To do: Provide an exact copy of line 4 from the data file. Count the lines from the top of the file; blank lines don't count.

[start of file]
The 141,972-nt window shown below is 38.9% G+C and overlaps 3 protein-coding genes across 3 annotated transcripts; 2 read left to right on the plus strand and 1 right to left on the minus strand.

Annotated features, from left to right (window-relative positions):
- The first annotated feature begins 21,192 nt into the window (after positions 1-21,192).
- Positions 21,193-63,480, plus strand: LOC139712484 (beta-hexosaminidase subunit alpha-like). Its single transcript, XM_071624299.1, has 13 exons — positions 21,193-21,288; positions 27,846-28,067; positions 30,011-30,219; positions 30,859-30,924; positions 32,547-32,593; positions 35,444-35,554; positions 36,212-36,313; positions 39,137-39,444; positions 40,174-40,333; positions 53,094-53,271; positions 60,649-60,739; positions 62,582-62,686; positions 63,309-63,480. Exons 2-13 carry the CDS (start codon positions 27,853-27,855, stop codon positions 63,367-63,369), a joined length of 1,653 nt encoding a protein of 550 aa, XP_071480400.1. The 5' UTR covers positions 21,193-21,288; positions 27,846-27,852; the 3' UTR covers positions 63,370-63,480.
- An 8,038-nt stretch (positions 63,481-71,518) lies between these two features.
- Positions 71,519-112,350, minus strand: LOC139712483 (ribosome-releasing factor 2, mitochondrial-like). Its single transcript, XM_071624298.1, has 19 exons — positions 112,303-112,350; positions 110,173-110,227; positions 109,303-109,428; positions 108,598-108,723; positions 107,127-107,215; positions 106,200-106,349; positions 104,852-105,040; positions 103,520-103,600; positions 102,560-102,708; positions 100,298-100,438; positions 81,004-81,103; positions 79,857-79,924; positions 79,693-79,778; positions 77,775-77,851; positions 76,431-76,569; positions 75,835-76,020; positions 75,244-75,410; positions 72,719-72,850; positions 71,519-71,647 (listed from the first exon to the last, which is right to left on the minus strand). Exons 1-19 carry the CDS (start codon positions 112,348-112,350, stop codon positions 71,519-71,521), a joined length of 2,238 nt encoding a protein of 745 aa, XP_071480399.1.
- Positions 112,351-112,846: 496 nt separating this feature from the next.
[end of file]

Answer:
- Positions 21,193-63,480, plus strand: LOC139712484 (beta-hexosaminidase subunit alpha-like). Its single transcript, XM_071624299.1, has 13 exons — positions 21,193-21,288; positions 27,846-28,067; positions 30,011-30,219; positions 30,859-30,924; positions 32,547-32,593; positions 35,444-35,554; positions 36,212-36,313; positions 39,137-39,444; positions 40,174-40,333; positions 53,094-53,271; positions 60,649-60,739; positions 62,582-62,686; positions 63,309-63,480. Exons 2-13 carry the CDS (start codon positions 27,853-27,855, stop codon positions 63,367-63,369), a joined length of 1,653 nt encoding a protein of 550 aa, XP_071480400.1. The 5' UTR covers positions 21,193-21,288; positions 27,846-27,852; the 3' UTR covers positions 63,370-63,480.